Apparently, more people are saying that Facebook wants to schedule its initial public offer on May 17, although no one is going on the record about it.
The May 17 date would depend on the Securities and Exchange Commission approving the necessary paperwork, including filings related to the acquisition of Instagram, TechCrunch reported.
SEC rules effectively prohibit anyone with direct knowledge of the pending transaction to have an on-the-record conversation with the media.
Of course, certain types of individuals have a vested interest in getting the word out, since that would increase the hype over the transaction, which is exactly what the SEC rules try to prevent. It’s the anonymous seekers-of-hype that enable the media to cover things that no one will talk about even though many of us suspect it to be true.
In recent weeks we’ve noticed that the meaning of the term “quiet period” has kicked in: Since last Tuesday when we reported the first rumor of a May 17 IPO scheduling, the volume of news announcements concerning Facebook has tapered off. Of course, some of this can be attributed to spring break, but most schools have that vacation either the week before or after Easter. We’re past that now.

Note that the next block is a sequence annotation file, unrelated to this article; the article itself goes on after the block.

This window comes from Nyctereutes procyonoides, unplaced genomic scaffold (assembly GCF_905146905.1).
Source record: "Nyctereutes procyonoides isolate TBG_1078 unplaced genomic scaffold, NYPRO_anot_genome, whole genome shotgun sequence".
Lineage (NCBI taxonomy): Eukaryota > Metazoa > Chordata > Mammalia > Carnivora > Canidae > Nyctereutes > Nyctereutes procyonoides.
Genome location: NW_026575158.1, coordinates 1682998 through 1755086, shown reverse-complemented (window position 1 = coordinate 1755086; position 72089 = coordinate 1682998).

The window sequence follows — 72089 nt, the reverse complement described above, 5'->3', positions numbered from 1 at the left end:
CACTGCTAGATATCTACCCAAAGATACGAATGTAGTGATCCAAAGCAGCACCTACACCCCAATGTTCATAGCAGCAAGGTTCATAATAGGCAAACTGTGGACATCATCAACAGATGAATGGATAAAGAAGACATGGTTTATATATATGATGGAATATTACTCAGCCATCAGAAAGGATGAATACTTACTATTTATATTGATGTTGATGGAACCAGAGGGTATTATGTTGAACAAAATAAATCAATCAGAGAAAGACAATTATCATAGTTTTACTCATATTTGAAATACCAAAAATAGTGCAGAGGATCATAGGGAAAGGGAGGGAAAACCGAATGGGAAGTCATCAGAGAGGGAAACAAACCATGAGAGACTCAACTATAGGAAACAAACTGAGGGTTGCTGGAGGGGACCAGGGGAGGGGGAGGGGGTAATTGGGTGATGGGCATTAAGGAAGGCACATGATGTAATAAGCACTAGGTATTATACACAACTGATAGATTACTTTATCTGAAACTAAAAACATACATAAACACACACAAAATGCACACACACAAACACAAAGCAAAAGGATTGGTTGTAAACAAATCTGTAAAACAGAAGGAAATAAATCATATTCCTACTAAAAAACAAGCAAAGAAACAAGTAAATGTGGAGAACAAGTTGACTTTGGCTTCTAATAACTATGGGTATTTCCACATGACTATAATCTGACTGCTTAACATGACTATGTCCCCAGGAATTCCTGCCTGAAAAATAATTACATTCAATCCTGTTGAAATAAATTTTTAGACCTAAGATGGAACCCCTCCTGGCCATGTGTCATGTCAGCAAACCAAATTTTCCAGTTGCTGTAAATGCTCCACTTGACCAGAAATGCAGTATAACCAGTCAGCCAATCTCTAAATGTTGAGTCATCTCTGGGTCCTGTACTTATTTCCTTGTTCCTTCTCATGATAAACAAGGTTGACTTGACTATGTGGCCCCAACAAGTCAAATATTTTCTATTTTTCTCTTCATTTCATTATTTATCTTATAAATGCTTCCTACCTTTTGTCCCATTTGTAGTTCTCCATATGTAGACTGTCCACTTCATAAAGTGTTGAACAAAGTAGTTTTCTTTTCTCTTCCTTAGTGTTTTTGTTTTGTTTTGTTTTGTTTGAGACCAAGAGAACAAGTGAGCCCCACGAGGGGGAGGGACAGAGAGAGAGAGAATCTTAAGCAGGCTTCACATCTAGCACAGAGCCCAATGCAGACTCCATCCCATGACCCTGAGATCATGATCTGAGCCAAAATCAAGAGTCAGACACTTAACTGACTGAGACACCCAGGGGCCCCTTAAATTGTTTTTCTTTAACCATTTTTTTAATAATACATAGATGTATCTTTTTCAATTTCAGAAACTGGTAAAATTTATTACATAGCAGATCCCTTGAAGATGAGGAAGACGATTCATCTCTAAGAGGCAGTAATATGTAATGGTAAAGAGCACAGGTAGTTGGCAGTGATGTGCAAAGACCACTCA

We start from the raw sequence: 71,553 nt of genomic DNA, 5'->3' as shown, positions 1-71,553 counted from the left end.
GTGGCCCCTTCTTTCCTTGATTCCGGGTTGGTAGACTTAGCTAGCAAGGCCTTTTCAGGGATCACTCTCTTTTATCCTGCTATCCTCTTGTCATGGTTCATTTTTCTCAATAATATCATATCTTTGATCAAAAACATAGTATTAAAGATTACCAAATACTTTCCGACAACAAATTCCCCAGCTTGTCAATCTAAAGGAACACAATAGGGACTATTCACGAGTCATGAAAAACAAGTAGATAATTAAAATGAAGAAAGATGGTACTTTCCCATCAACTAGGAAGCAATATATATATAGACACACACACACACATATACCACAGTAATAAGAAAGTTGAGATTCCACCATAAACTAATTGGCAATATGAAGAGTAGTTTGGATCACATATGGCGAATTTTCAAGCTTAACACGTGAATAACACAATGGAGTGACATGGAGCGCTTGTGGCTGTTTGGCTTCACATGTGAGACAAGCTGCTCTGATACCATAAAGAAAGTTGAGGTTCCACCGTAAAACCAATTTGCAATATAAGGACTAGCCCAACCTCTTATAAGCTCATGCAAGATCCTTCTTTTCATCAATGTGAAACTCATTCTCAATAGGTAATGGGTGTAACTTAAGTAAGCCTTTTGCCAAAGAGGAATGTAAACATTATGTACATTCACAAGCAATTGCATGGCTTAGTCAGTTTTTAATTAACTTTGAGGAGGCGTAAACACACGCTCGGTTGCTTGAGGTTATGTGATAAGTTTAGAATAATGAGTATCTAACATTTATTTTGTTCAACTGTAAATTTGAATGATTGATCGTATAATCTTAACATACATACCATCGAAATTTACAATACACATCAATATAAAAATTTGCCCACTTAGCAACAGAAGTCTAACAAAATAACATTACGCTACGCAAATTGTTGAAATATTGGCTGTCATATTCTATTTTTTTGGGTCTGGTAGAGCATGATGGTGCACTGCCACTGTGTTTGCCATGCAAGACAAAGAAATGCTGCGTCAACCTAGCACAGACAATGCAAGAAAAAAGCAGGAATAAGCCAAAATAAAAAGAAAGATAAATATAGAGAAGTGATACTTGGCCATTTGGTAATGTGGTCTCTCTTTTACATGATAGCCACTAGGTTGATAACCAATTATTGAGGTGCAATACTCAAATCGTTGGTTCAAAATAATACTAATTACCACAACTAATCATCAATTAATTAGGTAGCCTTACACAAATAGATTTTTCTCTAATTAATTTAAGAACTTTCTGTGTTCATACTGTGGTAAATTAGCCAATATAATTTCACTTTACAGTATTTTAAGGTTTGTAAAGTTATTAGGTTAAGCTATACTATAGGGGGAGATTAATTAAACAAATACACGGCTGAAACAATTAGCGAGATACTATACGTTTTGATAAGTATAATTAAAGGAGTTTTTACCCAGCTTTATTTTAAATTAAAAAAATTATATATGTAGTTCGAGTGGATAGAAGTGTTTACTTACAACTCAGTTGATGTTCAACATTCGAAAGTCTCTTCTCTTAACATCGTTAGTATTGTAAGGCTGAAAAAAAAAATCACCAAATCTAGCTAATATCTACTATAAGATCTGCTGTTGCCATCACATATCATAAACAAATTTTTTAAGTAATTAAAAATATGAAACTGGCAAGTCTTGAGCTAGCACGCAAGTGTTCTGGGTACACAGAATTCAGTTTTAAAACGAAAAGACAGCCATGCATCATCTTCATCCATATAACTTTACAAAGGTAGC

Facebook has stopped trading in private markets, so the shares — which currently number around 2.5 billion outstanding — don’t have any other way to trade until a public offer happens. So if the date doesn’t turn out to be May 17 (or 16), surely it can’t happen much later than that.
But if things get delayed significantly longer, that might be the result of all the hype, ironically. In the past, when companies have run afoul of the SEC rules against overhyping companies right before they go public, the penalty has usually involved a postponement of the deal. That has a way of keeping people in the know quiet, although not to the point that they don’t make anonymous tips to members of the media.
Meanwhile, not trading on private markets anymore is keeping Facebook’s implied valuation from soaring much higher than the last close, which was just over $100 billion.
Now if the public stock market started to move in a different direction, that might motivate Facebook to rethink when it goes public. So far, however, things look bullish as far as we can tell. Readers, do you think Facebook will go public by mid-May ?